US 2793828 A
Description (OCR text may contain errors)
y 1957 R. E. ROHTERT AIRPLANE INFLIGHT REFUELING APPARATUS Filed May 18, 1953 INVENTOR.
Poeer 5. Foam/er BY fl-lmim AITTO/QAAFVS' United States Patent AIRPLANE INFLIGHT REFUELING APPARATUS Robert E. Rohtert, Wichita, Kans., assignor to lloeing Airplane Company, Seattle, Wash., a corporation of Delaware Application May 18, 1953, Serial No. 355,579
1 Claim. (Cl. 244-135) Refueling of airplanes in flight is accomplished, according to the known probe-drogue method, by trailing a free, flexible hose behind a tanker airplane, to establish contact with a probe projecting forwardly from the receiver airplane. The drogue is always at the extreme rear end of the hose, because it is this hollow, conical drogue that fits over and centers the probe within it, and which by reason. of the airstream flowing about it equally at all sides is held securely to its seat upon the probe.
It has been found exceedingly diflicult, during the period of time required for refueling, to maintain exactly the same air speed, course, and elevation as between the tanker and the receiver airplanes. Especially is this true when a small jet-propelled, high-speed airplane must throttle down to a very low speed while it is receiving fuel from a large propeller-driven airplane, the best speed whereof is in the lowest speed range of the jet-propelled airplane. The receiver airplane is not easily controlled at such low speeds, and does not respond readily to control action, or else over-controls. There is a tendency for the receiver airplane to lag behind, and then to overtake the tanker airplane, or to fall off to one side or the other, or to rise and to sink. While the hose may be arranged, aboard the tanker airplane, for reeling out or in, either under manual or automatic control, as may be required by such relative movements of the two airplanes, not infrequently the relative movement of the receiver airplane will be momentarily at a rate which exceeds the feasible or possible rate of operation of such reeling mechanism. There is danger of breaking contact if the slack in the hose is too slight when separation of the airplanes occurs, yet on the other hand, if there is a reasonable amount of slack the sudden approach of the airplanes may produce an excessive amount of slack. When the slack becomes excessive the entire length of hose, itself rather heavy, and weighted by the contained fuel, may be whipped about by the airstream, for there is nothing to stabilize it between the point where it issues from its storage compartment in the tanker airplane and its extreme end where its drogue overlies the probe of the receiver airplane. Such whipping of the slack may break the probe, rendering completion of refueling impossible and ditching of the soon fuelless airplane quite probable, or may cause other damage. A serious and immediate fire hazard may result from breakage of the hose or from even momentary loss of contact, as a result of such whipping, or from separation arising from insuflicient slack being maintained because of an attempt to avoid excessive slack.
It is apparent from the above that slack must be present in the hose, yet that the hose cannot be permitted to whip about because of such slack. By the present invention these apparently conflicting requirements are harmonized and fulfilled. This is done by stabilizing the full length of the hose, except the last several feet at its rear end, against slackening and whipping, by the location of a supplemental drogue upon the hose at such distance from its rear end, and large enough to produce a 2,793,828 Patented May 28, 1957 'ice stabilizing pull upon the major length of the hose, ahead of it, by the airstream acting upon it. This leaves only the rearmost several feet of the length of the hose, between the supplemental drogue and the usual probe-seated drogue, wherein substantially all slack occurs, yet the ends of this short length are each stabilized by drogues. If the receiver airplane momentarily overtakes the tanker airplane, only this rearmost several feet of hose goes slacker. 1f the receiver airplane lags momentarily, slack in these rearmost several feet is usually enough to maintain contact. Even if contact is broken, or if the last several feet become quite slack, the supplemental drogue prevents the major portion of the hose, ahead of it, from whipping, and any such uncontrolled movement of the hose is. confined to the last several feet, only. This short length is unlikely to cause serious damage, certainly not to compare with the damage that can be caused by whipping of the entire length of the hose.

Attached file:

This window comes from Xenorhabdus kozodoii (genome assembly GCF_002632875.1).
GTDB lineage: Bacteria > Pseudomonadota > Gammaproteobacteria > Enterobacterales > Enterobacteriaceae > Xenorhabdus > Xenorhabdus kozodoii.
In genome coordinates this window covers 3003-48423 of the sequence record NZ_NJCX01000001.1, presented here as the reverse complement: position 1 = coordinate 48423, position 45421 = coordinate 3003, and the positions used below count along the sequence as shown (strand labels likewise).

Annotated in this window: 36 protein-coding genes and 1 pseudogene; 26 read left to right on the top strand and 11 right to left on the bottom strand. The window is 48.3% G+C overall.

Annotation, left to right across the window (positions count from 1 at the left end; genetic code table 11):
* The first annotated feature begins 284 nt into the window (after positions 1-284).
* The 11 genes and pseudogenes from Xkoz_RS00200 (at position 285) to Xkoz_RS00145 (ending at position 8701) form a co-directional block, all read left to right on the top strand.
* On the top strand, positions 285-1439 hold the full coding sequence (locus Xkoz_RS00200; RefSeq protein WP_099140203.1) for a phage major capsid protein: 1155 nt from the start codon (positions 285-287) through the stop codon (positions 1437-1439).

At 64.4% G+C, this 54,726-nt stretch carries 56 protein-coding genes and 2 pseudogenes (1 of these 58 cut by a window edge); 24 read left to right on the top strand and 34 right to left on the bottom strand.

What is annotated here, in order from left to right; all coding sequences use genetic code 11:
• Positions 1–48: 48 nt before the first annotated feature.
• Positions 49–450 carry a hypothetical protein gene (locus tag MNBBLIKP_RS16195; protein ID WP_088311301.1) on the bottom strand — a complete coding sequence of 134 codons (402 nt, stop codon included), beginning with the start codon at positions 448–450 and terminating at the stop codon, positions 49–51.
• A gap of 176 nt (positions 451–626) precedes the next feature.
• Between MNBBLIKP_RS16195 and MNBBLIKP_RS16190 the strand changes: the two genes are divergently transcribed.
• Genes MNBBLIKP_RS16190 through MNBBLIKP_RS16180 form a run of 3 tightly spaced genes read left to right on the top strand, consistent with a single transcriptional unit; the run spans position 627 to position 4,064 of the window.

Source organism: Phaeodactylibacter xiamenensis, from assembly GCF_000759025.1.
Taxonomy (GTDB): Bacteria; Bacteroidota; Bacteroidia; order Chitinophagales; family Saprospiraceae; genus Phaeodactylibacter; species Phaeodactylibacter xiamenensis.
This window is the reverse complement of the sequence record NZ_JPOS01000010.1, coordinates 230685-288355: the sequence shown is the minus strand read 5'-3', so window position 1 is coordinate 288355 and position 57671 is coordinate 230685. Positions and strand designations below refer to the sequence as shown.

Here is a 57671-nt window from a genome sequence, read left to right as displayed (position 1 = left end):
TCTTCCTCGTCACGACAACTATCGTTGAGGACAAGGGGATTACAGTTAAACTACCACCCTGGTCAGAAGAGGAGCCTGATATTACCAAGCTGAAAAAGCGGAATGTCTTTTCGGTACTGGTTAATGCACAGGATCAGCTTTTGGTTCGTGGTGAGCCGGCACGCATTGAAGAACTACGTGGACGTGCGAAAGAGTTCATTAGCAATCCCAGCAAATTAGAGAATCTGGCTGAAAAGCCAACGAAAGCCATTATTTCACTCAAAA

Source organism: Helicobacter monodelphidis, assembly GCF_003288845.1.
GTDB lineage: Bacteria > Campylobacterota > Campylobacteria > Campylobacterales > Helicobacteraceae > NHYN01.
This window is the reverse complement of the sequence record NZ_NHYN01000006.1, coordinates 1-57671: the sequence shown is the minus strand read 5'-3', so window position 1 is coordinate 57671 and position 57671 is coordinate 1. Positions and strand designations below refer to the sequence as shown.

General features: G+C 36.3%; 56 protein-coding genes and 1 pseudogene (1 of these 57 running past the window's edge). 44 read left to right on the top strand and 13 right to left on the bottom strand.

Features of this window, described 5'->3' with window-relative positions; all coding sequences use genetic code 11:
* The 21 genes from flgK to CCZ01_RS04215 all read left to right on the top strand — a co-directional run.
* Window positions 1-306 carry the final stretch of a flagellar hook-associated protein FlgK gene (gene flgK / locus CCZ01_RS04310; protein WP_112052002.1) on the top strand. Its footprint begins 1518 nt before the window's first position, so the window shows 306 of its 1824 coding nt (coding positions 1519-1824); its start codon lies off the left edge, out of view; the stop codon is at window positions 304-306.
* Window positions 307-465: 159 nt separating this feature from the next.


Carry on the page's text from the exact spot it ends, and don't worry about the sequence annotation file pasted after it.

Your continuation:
It is an object of this invention to accomplish the above objective in a simple manner, which will add but little to the weight of the apparatus, and which in practical eifect may take any one of several possible simple embodiments.
With such objects in mind, and others as will appear hereinafter, the present invention comprises the novel airplane inflight refueling system shown in the accompanying drawings, and which will be more fully described and claimed hereinafter.
Figure 1 is a side elewational view of the tail portion of a tanker airplane, partly in section, and of the forward portion of a receiver airplane, showing the system in operation, and illustrating the result of a slight overtaking by the receiver airplane.
Figure 2 is a longitudinal sectional view through a tail compartment of a tanker airplane, showing the refueling apparatus in one embodiment.
Figure 3 is :a view similar to Figure 2, but showing the apparatus in a modified form.
The fuselage of the tanker airplane is shown at 1, having at its tail end a compartment 2 having a rearwardly opening aperture 3. Within the compartment 2, or conveniently thereto, issupported :a reel 4, whereon may be wound a hose 5 for the delivery of fuel to a receiver airplane R. The hose would be connected as, for example, by the line 6, to fuel tanks (not shown) carried by the tanker airplane 1. The reel would be provided with means to reel it in (not shown), as is customary, and these reeling means may be automatically brought into operation by slackening of the tension in the hose 5, or the reeling may be accomplished under mlanual control. It is unimportant to the present invention how the reeling is to be accomplished. Likewise it is not important to the present invention whether the compartment 2 be located in the tail end of the fuselage, or, as suggested in known arrangements, in the rear portion of a naeelle, or in some other convenient place.